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Proposing to Sam was no easy task. Before ever having even met her, I had always wanted to propose in a particular place when the time came - standing on my favorite bluff off the Fiery Gizzard trail overlooking the valley at sunset. Nice, right? But that didn't come to pass. Neither did proposing on a cruise ship. Or a half dozen other places that I had bounced around in my head. Most got nixed either due to timing, timing and money, or friends who said, "I bet he proposes to you when you go to such-and-such together." Yeah. Thanks.

But after months of planning, scheming, and Sam slowly resigning herself to the idea that it was more likely for me to have a growth spurt in my mid-20's than to actually propose to her this decade, I gathered up all my courage and made the call to her father.

A rather to-the-point individual, his response was short and simple.

"Are you serious?"

I assured him I most certainly was, and after what sounded vaguely like choking on the other end of the line, we talked for a bit and he gave me his permission. I'd say "blessing," but permission is probably more semantically accurate.

And so it was off to New York for a winter vacation! The whole trip was wonderful (aside from the Subway strike and riding in open-topped, double-decker buses in single-digit weather, but I digress), and if you've never been to New York, I highly recommend a trip through. Being there near Christmas just made it that much more amazing.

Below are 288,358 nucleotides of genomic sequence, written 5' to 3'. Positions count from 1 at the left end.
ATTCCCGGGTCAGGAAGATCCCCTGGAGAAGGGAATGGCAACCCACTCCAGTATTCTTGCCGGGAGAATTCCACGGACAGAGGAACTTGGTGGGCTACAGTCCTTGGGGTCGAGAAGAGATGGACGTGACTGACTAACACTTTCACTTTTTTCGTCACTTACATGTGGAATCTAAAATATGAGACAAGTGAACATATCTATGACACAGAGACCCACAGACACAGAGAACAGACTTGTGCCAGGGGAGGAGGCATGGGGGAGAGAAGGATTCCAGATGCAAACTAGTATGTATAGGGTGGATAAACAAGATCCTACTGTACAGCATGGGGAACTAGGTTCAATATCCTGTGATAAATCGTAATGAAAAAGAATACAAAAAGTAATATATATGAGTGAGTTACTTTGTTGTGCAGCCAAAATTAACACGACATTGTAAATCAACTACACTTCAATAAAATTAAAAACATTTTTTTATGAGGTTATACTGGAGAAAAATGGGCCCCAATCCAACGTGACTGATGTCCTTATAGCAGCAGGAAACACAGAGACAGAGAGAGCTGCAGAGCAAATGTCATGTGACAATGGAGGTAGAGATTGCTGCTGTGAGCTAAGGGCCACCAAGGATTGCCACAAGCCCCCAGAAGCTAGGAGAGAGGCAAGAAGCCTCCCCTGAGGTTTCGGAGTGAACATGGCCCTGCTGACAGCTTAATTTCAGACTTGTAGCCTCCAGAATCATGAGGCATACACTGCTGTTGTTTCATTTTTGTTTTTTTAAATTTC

My grand plan was to propose while ice skating in Central Park, holding hands as I slipped down to a graceful stop on one knee, a bewildered look on her face and a special song playing because the rink DJ surely has a heart made of gold.

I waited a few days into the trip, and then finally mustered the courage to sneak the ring into my coat pocket one morning. I had been scared of discovery since the very start of the vacation; even as we had our carry-on luggage scanned in Nashville, all I could think about was some soulless x-ray technician stopping me to question the small, circular metal object encased in a flip box, crammed into a golfing glove, shoved all the way down to the bottom of my bag.

As we walked around the city, the box in my jacket seemed obscenely obvious, like Rosie O'Donnell trying out at an Olympic swimming meet preliminary. I was certain I was going to be busted. I shifted it around my pocket constantly as the day wore on and tried to always stand on Sam's left when possible.

We strolled around most of the day, enjoying the city and moreover, the fact that we were there together. As day turned to dusk, and dusk turned to night, we made our way towards Central Park. I insisted that I wanted to go ice skating, even though Sam suggested we start heading back towards the hotel. In hindsight, I can only offer the following advice if you plan to propose at the end of the day when travelling: don't whine for a good hour about how bad your feet hurt from walking all day, and then suddenly suggest you should go ice skating ten minutes later. It arouses suspicion, or at the very least, questions concerning your sanity.

But suspicions and sanity aside, Sam and I had been talking about ice skating for weeks before going to New York, so I managed to keep from blowing my cover. A few minutes later, I found I needed to be more concerned about blowing my top.

We arrived at the Central Park ice skating rink at 9:15 PM, which according to every book I've ever read, is the exact fulcrum point for romantic interludes throughout the entire space-time continuum. The rink's operators apparently weren't made aware of this, however, as the rink closes promptly at 9:00.